Aug. 28, 2020 (11 a.m.) – Cleco has restored power to 43,550 customers. As of 11 a.m., approximately 96,450 customers are without power.
“We’re asking customers to please be patient, as we’re are moving as quickly and safely as we can to get everyone back on,” said James Lass, director of distribution operations and emergency management. “Being that the storm has fully passed, and we have a full day to work, we expect to make more progress today.”
Key points on Hurricane Laura:
Strongest storm to hit Louisiana since 1856
Hard hit parishes were Allen, Beauregard, Calcasieu, Grant, Rapides and Vernon
Damage to transmission infrastructure must be repaired first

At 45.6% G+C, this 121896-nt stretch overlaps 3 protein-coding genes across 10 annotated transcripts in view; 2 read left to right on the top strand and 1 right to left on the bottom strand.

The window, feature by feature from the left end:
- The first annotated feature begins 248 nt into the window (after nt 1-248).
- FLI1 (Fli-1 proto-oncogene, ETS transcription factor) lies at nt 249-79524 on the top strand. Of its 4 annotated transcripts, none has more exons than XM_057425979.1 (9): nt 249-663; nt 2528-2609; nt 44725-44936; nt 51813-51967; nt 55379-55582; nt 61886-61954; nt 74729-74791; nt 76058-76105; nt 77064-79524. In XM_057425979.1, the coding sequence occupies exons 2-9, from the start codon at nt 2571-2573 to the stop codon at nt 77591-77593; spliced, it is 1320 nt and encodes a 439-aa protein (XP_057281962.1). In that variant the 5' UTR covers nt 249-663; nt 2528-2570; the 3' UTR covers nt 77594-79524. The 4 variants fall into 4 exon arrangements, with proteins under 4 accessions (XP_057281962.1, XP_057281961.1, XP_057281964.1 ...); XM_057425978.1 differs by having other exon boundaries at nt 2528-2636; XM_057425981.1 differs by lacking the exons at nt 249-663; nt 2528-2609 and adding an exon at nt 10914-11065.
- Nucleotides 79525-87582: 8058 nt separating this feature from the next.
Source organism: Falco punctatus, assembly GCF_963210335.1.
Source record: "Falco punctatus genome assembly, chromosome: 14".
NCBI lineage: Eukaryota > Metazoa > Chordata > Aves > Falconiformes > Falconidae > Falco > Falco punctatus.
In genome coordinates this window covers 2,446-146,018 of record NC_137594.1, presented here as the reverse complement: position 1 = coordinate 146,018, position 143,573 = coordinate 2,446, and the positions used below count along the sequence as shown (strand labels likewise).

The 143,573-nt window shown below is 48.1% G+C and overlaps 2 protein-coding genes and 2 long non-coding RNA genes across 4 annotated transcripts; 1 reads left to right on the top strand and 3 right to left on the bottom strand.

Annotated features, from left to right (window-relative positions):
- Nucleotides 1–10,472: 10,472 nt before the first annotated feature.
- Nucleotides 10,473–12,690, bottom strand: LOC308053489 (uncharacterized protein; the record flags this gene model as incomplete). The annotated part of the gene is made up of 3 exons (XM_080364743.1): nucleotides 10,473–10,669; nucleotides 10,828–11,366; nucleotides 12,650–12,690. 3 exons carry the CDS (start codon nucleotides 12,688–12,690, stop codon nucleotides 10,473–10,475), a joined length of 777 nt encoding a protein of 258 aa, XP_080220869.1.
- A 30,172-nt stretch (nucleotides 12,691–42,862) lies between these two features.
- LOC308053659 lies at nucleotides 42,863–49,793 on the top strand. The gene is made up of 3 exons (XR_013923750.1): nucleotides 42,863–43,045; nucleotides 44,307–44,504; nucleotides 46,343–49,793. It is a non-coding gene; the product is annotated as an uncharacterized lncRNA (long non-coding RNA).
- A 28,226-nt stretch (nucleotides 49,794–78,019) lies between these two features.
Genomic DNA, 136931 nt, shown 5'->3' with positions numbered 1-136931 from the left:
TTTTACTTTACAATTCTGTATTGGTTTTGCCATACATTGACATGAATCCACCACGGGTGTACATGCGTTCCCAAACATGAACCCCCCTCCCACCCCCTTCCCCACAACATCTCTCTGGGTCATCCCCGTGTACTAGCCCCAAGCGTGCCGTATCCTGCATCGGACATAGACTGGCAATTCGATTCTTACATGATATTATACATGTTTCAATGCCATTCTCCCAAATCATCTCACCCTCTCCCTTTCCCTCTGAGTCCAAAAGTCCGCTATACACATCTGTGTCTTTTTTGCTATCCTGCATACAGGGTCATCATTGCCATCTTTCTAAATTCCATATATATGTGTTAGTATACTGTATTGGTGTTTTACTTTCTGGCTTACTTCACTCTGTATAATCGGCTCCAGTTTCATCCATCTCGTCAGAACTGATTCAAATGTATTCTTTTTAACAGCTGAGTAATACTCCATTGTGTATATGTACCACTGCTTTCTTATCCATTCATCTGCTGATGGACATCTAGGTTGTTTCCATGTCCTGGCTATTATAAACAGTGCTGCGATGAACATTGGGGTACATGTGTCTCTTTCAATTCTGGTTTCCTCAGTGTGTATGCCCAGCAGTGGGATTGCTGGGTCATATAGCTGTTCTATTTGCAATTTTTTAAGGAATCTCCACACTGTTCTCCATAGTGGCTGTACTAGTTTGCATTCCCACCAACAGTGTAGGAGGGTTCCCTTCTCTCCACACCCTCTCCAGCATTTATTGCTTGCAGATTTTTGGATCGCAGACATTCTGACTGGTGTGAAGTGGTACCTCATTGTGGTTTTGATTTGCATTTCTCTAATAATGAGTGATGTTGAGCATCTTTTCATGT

Uprooted trees; these trees fell on power lines; these lines have to be picked up Knocked down electric poles; these poles must be changed out; this takes time
More than 2,000 individuals working (this includes regular employees, distribution contractors, vegetation specialists and transmission contractors)
Cleco serves a lot of heavily wooded, rural areas; it takes more time to get these areas back up
Below is an overview of how Cleco restores power after a storm:
Safety is a priority in everything Cleco does. Once conditions are safe, workers begin to access damage by land and/or air.
Next, transmission lines are inspected and repaired. These lines are critical because they carry electricity from the power plants. Once transmission lines are repaired, workers begin repairing distribution lines. These are the lines that carry power to homes and businesses.
Power is then restored to critical community services first, such as nursing homes, hospitals, police departments, etc.
Power is then restored to the greatest number of customers in the shortest amount of time until power is restored to all customers who can receive power.